Saturday, August 09, 2008

Ecclesiastical Costume: The Use of Heraldry on Vestments

Summer weekends seem to be good for lighter and airier topics like our series on some of the finer points of traditional ecclesiastical costume, and feeling the need for something lighter and less serious, it seemed like an opportune moment to continue our considerations.

Previously we had looked at liturgical sandals, pontifical buskins, and the buckled shoes of clerics, but we turn now to another element which can be found to ornament everything from mitres, to dalmatics and chasubles. The element in question is ecclesiastical heraldry.

One of the things you will note in places like Milan and Rome in particular is the use of heraldry on a number of the traditional vestments that one finds there, be they in museums, or be they in use. One runs into it quite frequently.

Of course, this causes me to turn again to The Costume of Prelates who includes the following thoughts about heraldry in its pontifical context:

The offices of the Prelates of the Roman Court were formerly reserved for persons of noble birth. At present, though the above rule is far from being so absolute, these dignities, however, remain noble offices. Therefore, Roman etiquette, faithful to tradition, requires that such Prelates as have no hereditary right of bearing arms prepare for themselves an escutcheon, if not as a sign of nobility, at least as a symbol of high dignity and prelatical functions.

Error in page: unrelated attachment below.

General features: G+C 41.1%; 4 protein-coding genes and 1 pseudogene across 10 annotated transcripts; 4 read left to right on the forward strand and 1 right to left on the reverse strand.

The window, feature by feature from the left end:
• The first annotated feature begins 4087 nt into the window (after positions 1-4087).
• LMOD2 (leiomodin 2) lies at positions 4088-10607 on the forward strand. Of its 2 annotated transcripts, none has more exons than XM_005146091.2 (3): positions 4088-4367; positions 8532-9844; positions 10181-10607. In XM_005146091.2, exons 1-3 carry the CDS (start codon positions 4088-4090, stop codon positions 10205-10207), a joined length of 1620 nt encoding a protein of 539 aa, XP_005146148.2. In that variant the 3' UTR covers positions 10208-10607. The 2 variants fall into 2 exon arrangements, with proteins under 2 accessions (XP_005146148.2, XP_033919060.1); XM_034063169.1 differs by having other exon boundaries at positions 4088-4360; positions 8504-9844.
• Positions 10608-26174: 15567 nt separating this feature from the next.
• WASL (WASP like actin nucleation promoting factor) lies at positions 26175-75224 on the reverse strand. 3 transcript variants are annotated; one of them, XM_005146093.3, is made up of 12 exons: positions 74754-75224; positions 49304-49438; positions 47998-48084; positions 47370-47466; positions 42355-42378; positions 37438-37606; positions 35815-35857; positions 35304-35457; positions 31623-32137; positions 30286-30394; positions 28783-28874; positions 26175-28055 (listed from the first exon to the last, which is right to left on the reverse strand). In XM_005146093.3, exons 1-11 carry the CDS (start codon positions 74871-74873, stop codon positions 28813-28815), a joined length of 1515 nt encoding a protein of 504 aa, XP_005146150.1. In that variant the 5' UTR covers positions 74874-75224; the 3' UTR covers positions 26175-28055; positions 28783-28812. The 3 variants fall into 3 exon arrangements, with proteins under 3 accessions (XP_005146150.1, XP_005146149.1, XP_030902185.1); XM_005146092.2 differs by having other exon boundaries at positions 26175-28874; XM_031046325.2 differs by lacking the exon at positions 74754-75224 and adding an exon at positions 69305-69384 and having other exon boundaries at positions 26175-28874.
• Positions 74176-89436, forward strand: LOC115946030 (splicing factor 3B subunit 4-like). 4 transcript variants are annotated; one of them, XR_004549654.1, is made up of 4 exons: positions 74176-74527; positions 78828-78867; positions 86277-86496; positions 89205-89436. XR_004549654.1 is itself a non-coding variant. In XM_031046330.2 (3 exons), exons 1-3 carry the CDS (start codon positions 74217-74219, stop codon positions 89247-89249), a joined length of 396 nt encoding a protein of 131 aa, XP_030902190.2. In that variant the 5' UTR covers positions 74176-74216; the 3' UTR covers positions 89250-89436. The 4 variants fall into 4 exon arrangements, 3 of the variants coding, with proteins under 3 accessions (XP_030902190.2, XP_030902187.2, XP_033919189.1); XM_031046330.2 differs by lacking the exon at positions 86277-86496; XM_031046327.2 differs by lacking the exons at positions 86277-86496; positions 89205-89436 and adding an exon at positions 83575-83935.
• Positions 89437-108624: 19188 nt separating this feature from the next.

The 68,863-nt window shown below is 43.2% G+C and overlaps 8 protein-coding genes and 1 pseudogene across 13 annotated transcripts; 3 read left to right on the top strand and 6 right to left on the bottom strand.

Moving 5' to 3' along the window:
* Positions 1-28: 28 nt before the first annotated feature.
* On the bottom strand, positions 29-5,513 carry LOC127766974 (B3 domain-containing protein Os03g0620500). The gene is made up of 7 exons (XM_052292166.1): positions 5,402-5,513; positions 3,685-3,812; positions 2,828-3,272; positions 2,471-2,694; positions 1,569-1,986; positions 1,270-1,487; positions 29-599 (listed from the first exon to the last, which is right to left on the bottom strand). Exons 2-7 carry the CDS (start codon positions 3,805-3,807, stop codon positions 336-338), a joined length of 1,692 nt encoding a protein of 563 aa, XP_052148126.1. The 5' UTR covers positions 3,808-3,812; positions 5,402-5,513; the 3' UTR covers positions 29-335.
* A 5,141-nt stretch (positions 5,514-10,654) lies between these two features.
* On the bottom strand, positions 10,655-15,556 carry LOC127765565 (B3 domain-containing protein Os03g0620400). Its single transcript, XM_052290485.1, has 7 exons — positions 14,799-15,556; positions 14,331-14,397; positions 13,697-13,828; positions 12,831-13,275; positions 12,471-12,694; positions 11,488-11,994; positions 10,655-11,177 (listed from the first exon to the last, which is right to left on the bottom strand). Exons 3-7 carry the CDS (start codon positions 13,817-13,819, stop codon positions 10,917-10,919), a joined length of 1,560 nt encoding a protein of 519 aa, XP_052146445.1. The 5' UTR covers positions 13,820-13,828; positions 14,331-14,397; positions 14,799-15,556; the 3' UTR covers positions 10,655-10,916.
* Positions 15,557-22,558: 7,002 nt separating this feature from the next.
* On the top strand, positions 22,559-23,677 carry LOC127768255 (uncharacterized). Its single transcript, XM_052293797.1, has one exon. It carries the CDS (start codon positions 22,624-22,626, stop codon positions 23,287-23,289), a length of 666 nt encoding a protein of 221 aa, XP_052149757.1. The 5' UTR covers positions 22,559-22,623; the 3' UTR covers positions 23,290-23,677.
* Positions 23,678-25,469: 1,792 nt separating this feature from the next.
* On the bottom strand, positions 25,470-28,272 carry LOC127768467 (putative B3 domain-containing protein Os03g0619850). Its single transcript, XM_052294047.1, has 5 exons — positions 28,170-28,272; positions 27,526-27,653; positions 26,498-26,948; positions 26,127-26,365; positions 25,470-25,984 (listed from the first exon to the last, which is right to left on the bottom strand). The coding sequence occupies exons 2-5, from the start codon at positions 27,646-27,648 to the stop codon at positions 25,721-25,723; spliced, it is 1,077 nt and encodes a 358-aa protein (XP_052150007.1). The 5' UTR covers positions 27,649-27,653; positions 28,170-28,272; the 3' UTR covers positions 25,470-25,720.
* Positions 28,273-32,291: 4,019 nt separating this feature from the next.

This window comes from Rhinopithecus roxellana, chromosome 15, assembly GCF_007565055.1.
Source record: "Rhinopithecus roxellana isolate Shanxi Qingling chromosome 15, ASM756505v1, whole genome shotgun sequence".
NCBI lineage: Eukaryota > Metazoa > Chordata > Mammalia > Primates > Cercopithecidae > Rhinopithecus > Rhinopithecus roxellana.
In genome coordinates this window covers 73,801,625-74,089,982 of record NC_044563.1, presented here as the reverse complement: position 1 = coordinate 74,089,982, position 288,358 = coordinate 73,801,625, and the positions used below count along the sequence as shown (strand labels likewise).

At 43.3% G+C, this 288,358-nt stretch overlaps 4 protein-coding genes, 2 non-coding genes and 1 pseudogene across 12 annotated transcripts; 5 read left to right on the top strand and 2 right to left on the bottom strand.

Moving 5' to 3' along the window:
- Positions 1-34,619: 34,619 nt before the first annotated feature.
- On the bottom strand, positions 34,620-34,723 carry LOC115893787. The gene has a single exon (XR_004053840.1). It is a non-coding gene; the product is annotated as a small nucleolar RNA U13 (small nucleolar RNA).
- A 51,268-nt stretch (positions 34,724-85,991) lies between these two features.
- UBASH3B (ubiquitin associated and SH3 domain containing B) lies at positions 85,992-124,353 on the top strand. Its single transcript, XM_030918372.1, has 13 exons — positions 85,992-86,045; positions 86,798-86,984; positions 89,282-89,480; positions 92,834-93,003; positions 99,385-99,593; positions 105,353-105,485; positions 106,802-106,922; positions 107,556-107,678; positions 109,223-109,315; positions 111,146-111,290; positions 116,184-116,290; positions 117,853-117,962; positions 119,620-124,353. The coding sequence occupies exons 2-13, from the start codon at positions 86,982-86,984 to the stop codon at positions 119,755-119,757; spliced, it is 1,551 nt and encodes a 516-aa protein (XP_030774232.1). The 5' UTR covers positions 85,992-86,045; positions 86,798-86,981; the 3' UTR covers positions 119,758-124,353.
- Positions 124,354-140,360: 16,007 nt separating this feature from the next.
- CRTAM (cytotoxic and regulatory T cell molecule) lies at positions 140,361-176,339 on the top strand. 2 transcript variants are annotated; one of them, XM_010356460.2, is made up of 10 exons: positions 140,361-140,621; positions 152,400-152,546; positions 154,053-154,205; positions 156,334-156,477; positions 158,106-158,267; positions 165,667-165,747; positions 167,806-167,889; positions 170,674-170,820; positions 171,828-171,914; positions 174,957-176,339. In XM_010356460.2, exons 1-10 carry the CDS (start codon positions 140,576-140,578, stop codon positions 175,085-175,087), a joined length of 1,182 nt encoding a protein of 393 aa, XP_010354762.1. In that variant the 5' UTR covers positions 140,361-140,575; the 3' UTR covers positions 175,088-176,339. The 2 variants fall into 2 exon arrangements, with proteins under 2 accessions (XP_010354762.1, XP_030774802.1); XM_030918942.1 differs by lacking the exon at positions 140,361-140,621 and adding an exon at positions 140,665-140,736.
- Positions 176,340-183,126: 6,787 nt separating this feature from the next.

Among the different sorts of arms, those of Prelates, in this country, may be arms of family, if the Prelate has inherited them, or "assumptive arms," if he adopts them when receiving his appointment.


As a sign of jurisdiction and authority, the coat-of-arms of a Bishop should be printed ... In church, the canopy of the episcopal throne should be decorated with the Bishop's coat-of-arms embroidered in colors, as well as sacred vestments, chasubles, stoles, mitres, copes, etc., personally belonging to him or presented by him. It is also a Roman usage to decorate with the embroidered coat-of-arms the front part of the drapery covering the prie-dieu of a Prelate.

Here are some examples of coats-of-arms as seen on many papal vestments:

Of course, in our own day, Pope Benedict XVI has revived this tradition in the papal vestments he has been using or has had designed:

Beyond the specific arms of popes and prelates however, here is an example of the coat of arms of the Discalced Carmelites embroidered upon a chasuble:

These are yet just further examples of some of the small details that are enriching aspects of the Western liturgical tradition.

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